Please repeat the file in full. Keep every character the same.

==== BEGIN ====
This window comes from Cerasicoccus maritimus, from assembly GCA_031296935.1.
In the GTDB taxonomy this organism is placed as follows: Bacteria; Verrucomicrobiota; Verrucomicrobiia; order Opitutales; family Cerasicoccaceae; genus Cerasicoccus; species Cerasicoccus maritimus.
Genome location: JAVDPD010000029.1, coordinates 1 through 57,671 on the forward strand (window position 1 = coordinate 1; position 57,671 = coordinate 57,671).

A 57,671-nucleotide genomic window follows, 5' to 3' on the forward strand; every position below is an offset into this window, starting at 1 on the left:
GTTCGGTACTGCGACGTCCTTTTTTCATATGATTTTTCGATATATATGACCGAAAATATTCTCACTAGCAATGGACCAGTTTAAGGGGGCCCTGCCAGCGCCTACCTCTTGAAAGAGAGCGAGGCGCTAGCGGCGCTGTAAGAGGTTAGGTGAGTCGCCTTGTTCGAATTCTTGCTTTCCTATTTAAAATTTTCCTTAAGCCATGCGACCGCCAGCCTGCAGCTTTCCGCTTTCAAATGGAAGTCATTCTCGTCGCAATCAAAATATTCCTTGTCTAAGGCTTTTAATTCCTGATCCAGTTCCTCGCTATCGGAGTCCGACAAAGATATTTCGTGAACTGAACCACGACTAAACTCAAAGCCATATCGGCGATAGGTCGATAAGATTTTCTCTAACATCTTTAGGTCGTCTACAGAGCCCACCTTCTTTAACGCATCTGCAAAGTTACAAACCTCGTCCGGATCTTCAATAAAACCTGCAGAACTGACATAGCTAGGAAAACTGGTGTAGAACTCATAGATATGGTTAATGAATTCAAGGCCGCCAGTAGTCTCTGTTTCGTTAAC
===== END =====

This window comes from Cerasicoccus maritimus, from assembly GCA_031296935.1.
In the GTDB taxonomy this organism is placed as follows: Bacteria; Verrucomicrobiota; Verrucomicrobiia; order Opitutales; family Cerasicoccaceae; genus Cerasicoccus; species Cerasicoccus maritimus.
Genome location: JAVDPD010000029.1, coordinates 1 through 57,671 on the forward strand (window position 1 = coordinate 1; position 57,671 = coordinate 57,671).

A 57,671-nucleotide genomic window follows, 5' to 3' on the forward strand; every position below is an offset into this window, starting at 1 on the left:
GTTCGGTACTGCGACGTCCTTTTTTCATATGATTTTTCGATATATATGACCGAAAATATTCTCACTAGCAATGGACCAGTTTAAGGGGGCCCTGCCAGCGCCTACCTCTTGAAAGAGAGCGAGGCGCTAGCGGCGCTGTAAGAGGTTAGGTGAGTCGCCTTGTTCGAATTCTTGCTTTCCTATTTAAAATTTTCCTTAAGCCATGCGACCGCCAGCCTGCAGCTTTCCGCTTTCAAATGGAAGTCATTCTCGTCGCAATCAAAATATTCCTTGTCTAAGGCTTTTAATTCCTGATCCAGTTCCTCGCTATCGGAGTCCGACAAAGATATTTCGTGAACTGAACCACGACTAAACTCAAAGCCATATCGGCGATAGGTCGATAAGATTTTCTCTAACATCTTTAGGTCGTCTACAGAGCCCACCTTCTTTAACGCATCTGCAAAGTTACAAACCTCGTCCGGATCTTCAATAAAACCTGCAGAACTGACATAGCTAGGAAAACTGGTGTAGAACTCATAGATATGGTTAATGAATTCAAGGCCGCCAGTAGTCTCTGTTTCGTTAAC